How empathy can play a role in your career every day

Have you ever taken the time to stop and reflect on the experience of others around you? Have you considered how another person might be experiencing the same situation that you are experiencing?

Empathy is not just the latest craze or catchword

The challenge of empathy is not in agreeing that the other person is right or applauding whatever they do. The challenge is accepting that based on what they believe, what they want and what they know, they’re acting rationally. The act of truly understanding empathy is standing in another person’s shoes and actually understanding their thoughts and desires and sitting with that.

Have you ever taken the time to sit down and reflect on how a client has experienced an outcome? Say you have been to court with a client and the outcome hasn’t been what the client expected. The client is upset and distressed because of a decision made by a judge. Imagine for a moment you were in that client’s shoes. The experience of that Court event might have been something like this.

Understanding your client’s experience

Meet Rachel. I can’t believe I’m sitting here.  He’s going to get away with it again.  How can he.  How is it fair that he gets to bring me to Court to take our 6 year old child overseas for 4 weeks.  This is ridiculous.  I can’t believe it.  He booked the trip before he even asked me if he could go.  He just assumes that I’ll say yes or he’ll bully me in to it.

My lawyer is here now.  Good.  She says it’s a good chance thinks will go okay but everything really depends on the Judge.  But the Judge will read the report right?  It says only 2 week holidays.  They should she says but once we go in the Court room it’s very much up to the Judge.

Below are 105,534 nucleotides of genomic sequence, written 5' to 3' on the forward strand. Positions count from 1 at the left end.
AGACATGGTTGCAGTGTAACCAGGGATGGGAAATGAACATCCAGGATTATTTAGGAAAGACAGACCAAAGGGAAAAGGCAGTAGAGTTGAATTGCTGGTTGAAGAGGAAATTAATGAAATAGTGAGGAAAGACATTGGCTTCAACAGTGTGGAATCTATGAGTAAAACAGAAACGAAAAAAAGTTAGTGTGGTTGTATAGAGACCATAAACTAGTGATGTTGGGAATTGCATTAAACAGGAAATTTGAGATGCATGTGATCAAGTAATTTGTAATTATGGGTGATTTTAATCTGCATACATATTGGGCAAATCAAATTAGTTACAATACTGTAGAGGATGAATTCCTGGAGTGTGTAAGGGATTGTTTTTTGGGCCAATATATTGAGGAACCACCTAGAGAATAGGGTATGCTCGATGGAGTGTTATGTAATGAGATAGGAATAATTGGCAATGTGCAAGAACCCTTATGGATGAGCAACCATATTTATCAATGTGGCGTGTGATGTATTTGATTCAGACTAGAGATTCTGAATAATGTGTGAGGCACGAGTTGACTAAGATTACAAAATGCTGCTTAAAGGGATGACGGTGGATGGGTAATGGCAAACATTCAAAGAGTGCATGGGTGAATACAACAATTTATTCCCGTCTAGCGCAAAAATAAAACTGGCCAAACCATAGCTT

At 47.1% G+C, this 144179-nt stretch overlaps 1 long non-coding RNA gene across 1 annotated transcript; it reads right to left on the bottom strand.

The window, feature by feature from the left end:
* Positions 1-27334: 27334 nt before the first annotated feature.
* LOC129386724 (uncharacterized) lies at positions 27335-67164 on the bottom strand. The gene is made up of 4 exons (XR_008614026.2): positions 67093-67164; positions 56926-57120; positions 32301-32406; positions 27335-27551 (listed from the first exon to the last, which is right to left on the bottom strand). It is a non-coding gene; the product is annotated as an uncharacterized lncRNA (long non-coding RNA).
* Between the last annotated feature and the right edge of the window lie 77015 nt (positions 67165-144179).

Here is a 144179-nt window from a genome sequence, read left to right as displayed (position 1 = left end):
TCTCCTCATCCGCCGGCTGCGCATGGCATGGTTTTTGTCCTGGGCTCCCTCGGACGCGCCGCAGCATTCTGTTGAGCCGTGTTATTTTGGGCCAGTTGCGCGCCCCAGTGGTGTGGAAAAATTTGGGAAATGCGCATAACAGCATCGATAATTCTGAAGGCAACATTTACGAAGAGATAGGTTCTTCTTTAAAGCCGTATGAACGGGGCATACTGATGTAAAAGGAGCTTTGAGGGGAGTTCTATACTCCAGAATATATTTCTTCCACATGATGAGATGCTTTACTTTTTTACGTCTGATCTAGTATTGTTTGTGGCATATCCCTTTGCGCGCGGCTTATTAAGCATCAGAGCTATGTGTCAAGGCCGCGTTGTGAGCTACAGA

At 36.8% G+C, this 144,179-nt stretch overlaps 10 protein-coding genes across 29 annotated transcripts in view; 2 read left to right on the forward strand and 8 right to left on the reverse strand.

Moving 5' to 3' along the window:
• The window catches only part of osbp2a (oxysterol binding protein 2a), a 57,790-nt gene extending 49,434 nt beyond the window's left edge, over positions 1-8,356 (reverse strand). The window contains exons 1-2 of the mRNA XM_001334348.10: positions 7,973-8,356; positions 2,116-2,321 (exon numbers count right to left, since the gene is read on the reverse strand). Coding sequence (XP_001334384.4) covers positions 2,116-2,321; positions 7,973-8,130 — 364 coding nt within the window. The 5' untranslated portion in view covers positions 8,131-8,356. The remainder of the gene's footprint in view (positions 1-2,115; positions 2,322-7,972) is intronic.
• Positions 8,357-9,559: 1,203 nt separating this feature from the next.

Well what the hell just happened.  What do you mean the Judge thinks it’s okay for a longer holiday.  What about the report.  He’s 6.  He’s so little.  Doesn’t the Judge understand that 2 ½  weeks once you add in the travel time is like 3 ½ weeks… like he just got away with it…  What do you mean I need to negotiate with him.  It’s his fault.  He booked the flights without talking to me about it.  Now you are telling me I should let him go.  I know it’s an option.  But it’s the principle – how is this fair.  It’s always been like this.  He just keeps pushing me around.   Look whatever I’m over this.  I just want to go home.  I’ll just agree so I can get out of here.

I need someone stronger than this.  I mean I just got pushed into agreeing to the arrangement.  This isn’t what I’m paying for.  I need someone to push John around.   I just spent a heap of money so that he could take our 6 year old overseas.  Unbelievable.

It’s an interesting perspective isn’t it?  To actually stop and reflect on how a person is actually experiencing a process is powerful. When we pause and reflect on the experience of the other person we start to understand how we can manage our client’s expectations.

Perspective can change our approach

If we think through the possible outcomes and then think about them from the client’s position it is a very different outcome to how might approach the situation.

A similar outcome could apply in any client interaction regardless of your profession. Consider the client meeting where you have asked the client to come in to go through the outcome of their most recent financial disclosure. You have some tough news to tell them about their taxation obligations and consequences. Before delivering that information put yourself in that client’s shoes and think about how that client might receive that information. Truly think about the personality and nature of that client.

Take the time to reflect on a recent client interaction that you have had. Think about that interaction from your client’s perspective. Would that have changed how you would have interacted with your client or explained the process.

Ultimately this process will open you up to a new way of understanding your clients, their needs and their expectations.  It will also help you to understand and process how clients or other parties react and be less reactive or judgmental when on the receiving end of a curt email or comment.  Try it and see if it changes your perspective.

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